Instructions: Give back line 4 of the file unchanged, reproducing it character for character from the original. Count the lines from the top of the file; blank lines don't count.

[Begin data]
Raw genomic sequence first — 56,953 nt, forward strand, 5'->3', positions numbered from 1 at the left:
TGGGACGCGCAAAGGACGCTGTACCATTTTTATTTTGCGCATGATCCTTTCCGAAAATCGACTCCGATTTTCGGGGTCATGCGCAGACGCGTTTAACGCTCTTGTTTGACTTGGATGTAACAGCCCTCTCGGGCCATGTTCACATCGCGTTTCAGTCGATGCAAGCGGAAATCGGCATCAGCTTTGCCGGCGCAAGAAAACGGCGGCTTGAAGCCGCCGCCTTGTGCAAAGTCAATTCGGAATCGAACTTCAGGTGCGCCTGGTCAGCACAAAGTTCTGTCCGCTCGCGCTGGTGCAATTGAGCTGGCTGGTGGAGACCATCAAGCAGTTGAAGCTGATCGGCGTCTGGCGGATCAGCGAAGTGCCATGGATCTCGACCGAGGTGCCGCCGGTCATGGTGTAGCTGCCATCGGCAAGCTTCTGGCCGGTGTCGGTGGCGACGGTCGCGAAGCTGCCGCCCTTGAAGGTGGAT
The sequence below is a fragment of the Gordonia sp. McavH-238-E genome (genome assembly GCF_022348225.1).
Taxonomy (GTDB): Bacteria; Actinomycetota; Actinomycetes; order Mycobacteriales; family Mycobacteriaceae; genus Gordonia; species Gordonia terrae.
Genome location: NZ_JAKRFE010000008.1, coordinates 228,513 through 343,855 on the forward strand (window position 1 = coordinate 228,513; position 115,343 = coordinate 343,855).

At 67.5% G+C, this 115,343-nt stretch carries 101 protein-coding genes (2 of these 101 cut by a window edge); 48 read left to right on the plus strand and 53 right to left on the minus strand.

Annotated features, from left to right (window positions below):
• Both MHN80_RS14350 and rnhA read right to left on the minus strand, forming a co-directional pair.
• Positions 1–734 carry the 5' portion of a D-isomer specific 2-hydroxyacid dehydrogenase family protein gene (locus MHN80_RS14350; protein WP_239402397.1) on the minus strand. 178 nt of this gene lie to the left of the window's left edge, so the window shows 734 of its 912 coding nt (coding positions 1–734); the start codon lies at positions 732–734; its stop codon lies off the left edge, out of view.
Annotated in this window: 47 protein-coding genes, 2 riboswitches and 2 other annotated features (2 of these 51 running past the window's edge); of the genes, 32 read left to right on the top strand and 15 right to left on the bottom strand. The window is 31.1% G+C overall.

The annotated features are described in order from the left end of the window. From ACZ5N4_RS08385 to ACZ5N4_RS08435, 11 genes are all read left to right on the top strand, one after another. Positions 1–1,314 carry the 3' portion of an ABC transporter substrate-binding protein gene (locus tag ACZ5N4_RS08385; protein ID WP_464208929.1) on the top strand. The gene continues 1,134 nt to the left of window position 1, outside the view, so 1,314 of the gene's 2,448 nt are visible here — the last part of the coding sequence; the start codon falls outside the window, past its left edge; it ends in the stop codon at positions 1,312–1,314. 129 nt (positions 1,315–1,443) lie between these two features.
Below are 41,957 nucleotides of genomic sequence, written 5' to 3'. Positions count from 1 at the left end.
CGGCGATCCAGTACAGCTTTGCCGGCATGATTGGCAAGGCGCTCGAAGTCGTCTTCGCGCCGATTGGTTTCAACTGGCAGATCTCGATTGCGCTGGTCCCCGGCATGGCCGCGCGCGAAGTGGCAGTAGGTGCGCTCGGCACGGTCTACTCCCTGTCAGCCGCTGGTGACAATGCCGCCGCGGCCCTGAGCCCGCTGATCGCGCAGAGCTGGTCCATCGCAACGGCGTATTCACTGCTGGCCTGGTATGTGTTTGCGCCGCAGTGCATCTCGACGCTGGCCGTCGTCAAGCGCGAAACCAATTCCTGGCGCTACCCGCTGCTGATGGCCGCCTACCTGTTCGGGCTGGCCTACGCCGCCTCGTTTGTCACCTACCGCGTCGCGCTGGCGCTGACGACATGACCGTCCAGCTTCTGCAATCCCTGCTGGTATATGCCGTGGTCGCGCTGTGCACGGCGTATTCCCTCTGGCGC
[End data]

Taxonomy (GTDB): Bacteria; Actinomycetota; Actinomycetes; order Mycobacteriales; family Mycobacteriaceae; genus Gordonia; species Gordonia terrae.